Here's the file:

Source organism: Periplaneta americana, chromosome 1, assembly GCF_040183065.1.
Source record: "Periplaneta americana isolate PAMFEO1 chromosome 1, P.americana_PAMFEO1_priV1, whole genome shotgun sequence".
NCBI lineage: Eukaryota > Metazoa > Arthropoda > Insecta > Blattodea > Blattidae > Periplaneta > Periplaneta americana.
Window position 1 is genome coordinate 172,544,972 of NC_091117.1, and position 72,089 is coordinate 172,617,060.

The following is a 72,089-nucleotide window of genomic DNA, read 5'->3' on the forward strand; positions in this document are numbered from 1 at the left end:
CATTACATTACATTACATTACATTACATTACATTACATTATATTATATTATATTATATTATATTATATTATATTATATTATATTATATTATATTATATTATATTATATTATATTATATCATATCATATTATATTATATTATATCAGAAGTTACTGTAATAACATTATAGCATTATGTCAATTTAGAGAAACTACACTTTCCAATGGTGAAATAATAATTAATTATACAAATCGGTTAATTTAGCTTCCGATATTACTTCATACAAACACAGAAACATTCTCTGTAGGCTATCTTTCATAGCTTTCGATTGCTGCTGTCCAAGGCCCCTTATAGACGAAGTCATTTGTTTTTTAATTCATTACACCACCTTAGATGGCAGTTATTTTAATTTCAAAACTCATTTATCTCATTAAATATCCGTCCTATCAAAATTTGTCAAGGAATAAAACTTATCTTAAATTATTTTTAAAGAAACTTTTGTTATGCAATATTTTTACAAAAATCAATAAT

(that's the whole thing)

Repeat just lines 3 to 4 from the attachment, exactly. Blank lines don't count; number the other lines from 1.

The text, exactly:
NCBI lineage: Eukaryota > Metazoa > Arthropoda > Insecta > Blattodea > Blattidae > Periplaneta > Periplaneta americana.
Window position 1 is genome coordinate 172,544,972 of NC_091117.1, and position 72,089 is coordinate 172,617,060.